Enter mutiny, rebellion, revolution.
You can predict it. Every time.
3 Steps to Eliminate Leadership Anxiety
What do you say… Let’s try a different approach — instead of becoming anxious when we try to manage people, let’s focus on these three leadership steps I’ve been fortunate enough to be taught over the years:
1. Stop Saying, “If Only…”
Here’s a challenge for you. Count the number of times a day you start a sentence with the words, “If only…”
“If only they’d drive the friggin’ speed limit… If only those clowns in Washington DC… If only they’d leave me alone to do my job… If only I didn’t get 1,000 emails a day.” Et cetera, et cetera.
Each time we say those two words, we are denying reality. The person in front of us is NOT driving the speed limit, and studies show that tailgating actually makes the person drive more slowly.
A more popular saying that fits this step is this: “Want what you have.” Anxiety disappears when we stop denying the reality of what’s around us (our staff, the economy, the politicians, etc.) and instead look to find ways to want it.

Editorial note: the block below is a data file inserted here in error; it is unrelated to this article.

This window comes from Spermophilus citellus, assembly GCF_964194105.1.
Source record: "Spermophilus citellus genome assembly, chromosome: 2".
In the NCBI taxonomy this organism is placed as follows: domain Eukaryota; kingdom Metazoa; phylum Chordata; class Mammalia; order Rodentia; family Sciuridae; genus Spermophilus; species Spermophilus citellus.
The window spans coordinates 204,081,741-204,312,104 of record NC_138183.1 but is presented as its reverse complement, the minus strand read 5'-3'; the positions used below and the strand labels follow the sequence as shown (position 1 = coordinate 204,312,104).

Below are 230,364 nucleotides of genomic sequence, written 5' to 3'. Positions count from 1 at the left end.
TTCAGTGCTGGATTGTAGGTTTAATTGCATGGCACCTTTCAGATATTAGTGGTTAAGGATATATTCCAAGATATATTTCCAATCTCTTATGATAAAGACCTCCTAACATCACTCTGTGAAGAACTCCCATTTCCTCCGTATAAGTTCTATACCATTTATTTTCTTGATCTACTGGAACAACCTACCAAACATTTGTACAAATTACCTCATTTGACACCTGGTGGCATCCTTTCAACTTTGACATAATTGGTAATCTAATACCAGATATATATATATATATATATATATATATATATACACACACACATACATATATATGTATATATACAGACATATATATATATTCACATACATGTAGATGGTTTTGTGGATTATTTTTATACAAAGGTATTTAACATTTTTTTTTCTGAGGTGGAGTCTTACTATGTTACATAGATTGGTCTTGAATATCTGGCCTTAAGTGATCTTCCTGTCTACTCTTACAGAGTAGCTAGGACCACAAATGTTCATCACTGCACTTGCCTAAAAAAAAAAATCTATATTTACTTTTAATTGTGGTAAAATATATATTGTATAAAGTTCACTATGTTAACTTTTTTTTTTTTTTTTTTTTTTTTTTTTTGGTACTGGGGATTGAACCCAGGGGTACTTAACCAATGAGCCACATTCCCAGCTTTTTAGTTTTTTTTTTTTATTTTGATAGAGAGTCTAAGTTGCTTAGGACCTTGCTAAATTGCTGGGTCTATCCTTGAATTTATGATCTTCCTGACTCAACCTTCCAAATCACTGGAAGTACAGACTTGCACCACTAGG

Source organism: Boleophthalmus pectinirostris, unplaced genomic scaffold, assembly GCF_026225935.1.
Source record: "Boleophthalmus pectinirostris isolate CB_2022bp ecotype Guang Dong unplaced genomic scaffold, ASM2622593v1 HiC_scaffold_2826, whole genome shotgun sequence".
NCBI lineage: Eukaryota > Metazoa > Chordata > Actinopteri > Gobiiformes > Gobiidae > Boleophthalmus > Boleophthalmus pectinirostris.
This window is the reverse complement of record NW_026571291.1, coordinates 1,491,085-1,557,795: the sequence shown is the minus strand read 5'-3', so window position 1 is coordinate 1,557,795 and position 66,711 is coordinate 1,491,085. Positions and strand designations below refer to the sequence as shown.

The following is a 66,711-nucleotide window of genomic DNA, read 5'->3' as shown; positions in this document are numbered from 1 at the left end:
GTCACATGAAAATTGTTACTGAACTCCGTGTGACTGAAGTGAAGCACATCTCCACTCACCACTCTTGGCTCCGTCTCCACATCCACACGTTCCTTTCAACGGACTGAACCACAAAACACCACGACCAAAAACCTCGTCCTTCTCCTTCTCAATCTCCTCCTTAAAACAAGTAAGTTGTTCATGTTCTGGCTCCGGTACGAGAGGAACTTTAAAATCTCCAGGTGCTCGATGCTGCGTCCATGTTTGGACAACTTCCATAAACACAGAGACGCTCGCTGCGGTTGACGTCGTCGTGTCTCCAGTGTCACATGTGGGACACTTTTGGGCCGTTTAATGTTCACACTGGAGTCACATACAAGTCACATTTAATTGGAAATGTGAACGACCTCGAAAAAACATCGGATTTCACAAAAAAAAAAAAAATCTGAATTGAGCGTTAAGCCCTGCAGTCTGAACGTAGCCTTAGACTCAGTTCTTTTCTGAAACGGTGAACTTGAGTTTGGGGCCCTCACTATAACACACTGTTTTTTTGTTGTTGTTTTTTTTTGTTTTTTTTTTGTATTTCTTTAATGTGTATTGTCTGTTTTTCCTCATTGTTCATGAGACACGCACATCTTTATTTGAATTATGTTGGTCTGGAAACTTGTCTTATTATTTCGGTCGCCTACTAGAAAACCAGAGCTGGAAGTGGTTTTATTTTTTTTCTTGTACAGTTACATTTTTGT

Maybe the person in front of us is driving slowly because they see the police officer we don’t. Maybe we need to do a better job with filtering our emails so that the ones we actually receive are the ones we PURPOSELY want to receive.
And maybe we need to look at how to be successful with the team(s) we are leading — let’s shift to wanting THEM to succeed as much as we want to succeed ourselves, and our entire outlook shifts.
2. Be a Coach, Not a Mentor
Maybe I’m mincing words, but being a mentor is a problem for me. Why? Because it brings up images of someone trying to mold me into a “mini” version of them. Me and mini me. In other words, a mentor seems to be someone who is saying, “This worked for me, it will work for you. Be like me and you’ll succeed.”